At the start of 2023, new hospital admissions for Covid-19 reached their fourth-highest rate during the pandemic, according to the US Centers for Disease Control and Prevention, after falling over the summer and steadily rising throughout the fall and winter.

Case counts are still likely vastly underreported as people are more likely to avoid testing if they know they’re sick or use at-home tests that are not reported to local health authorities, according to Dr Hassig. Infection rates are likely 10 to 20 times higher than what is currently measured by health providers, she told The Independent, leaving the US without an accurate picture of the scale of infections outside of hospitalisations and deaths.

The administration has struggled to convince Americans to get an updated shot to protect against variants; Fewer than 16 per cent of eligible Americans have received the latest vaccine, according to the CDC.

A “vaccine-only focus” has undermined the administration’s own messaging about the spread of disease and risk of infection, while masks disappearing from public health guidance and the CDC’s color-coded system of community transmission levels were a “signal that they’re not really trying to prevent infection,” according Dr Hassig.

“That’s not how you control an infectious disease,” she told The Independent. “That’s not what vaccines do. They keep people from dying.”

Americans with disabilities or who are acutely at risk of severe disease or long-term health issues, the extent of which we have yet to fully understand, are effectively hearing “you’re on your own” when it comes to Covid-19, Mr Gostin told The Independent.

“When nobody’s wearing a mask, when fewer and fewer people are being vaccinated, and when Congress won’t lift a finger to provide a dime for prevention and preparedness, that’s exactly what we’re telling people right now,” he said.

Such decisions also are being made while there is a lack of clarity about longer-term impacts of even mild coronavirus infections, including the outlooks for long Covid and post-Covid conditions, such as potential cardiovascular and neurological complications that could be a “ticking time bomb,” according to Dr Hassig.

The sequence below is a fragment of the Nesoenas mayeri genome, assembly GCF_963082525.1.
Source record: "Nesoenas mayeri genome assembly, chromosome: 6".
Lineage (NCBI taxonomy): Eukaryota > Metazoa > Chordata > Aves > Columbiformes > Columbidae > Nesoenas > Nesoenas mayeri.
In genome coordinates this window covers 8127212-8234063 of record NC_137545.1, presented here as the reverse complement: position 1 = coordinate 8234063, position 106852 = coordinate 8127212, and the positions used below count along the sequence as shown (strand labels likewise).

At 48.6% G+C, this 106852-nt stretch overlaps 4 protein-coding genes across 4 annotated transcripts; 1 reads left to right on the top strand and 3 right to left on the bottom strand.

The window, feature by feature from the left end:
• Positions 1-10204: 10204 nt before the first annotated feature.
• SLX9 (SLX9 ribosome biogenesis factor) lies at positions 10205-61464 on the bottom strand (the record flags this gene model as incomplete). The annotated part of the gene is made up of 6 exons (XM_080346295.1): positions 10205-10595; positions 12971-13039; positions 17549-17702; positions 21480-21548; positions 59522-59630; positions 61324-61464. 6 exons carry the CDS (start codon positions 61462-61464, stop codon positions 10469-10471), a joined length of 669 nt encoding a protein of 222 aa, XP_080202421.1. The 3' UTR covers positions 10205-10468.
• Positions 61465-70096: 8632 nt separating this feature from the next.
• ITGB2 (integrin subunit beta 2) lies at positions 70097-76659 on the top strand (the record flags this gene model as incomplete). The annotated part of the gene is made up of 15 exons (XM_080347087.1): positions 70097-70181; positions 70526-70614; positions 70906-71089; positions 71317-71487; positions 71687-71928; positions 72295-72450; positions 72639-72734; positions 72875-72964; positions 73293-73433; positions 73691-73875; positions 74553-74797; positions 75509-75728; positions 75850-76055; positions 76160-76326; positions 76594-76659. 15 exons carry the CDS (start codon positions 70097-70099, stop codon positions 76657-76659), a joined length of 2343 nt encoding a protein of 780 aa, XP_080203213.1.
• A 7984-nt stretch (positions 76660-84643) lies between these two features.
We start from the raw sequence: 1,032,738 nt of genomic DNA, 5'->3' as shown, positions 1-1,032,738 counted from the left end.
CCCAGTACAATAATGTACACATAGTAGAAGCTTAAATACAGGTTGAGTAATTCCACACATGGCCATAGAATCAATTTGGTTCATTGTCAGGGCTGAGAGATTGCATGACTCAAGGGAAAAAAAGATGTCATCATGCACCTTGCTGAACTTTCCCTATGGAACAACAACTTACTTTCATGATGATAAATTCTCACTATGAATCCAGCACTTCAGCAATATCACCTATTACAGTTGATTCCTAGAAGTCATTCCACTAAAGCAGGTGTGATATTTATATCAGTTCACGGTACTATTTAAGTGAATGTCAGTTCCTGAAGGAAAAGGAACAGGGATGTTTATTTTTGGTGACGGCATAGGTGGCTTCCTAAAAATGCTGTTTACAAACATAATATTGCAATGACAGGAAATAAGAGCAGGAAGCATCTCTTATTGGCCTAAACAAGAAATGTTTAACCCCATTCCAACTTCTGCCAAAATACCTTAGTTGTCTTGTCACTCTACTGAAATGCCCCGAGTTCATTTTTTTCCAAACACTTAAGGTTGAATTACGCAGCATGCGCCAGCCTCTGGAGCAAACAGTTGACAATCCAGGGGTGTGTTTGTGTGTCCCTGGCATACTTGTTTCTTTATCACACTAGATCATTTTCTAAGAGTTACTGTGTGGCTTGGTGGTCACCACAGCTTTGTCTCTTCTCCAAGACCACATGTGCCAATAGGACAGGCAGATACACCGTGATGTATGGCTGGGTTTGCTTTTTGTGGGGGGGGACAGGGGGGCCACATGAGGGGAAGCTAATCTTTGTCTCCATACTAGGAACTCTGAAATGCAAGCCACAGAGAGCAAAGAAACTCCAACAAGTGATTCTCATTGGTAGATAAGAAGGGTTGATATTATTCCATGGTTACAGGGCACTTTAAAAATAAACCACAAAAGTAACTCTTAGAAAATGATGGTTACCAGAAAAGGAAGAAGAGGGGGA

Rather than boost funding for therapeutics, mitigation efforts, masks, tests and future vaccines to protect against constantly mutating disease, Republicans in Congress are launching an investigative committee about the origins of Covid-19.

Republicans also vowed to investigate Dr Anthony Fauci, the now-retired infectious disease expert targeted by far-right conspiracy theories and an anti-vaccine movement that continues to frustrate doctors and public health officials.

Questions about the emergence of the disease and its impacts have opened a vacuum exploited by bad-faith actors. Online misinformation watchdog NewsGuard has identified more than 600 websites publishing Covid misinformation. Under Elon Musk, Twitter effectively abandoned its health disinformation policy, and other social media platforms have struggled to combat waves of false and misleading claims.

Congressional hearings are likely to accelerate false claims that “erode trust in science and public health,” according to Mr Gostin.

“I think that the fact that we don’t have those answers … gives a negative space for misinformation and disinformation to flourish and to fill that void,” Dr Hassig said.

Meanwhile, a brutally successful reshaping of the federal judiciary by Republican officials, including a supermajority on the US Supreme Court, has struck down nearly every Biden-era regulation.

“I think we may rue the day that we are handcuffing federal public health agencies,” Mr Gostin told The Independent. “One day, we’re going to get an overwhelming health emergency, and we’ll look for the federal government to protect us, and they’ll have their hands tied behind their backs, unable to do anything.”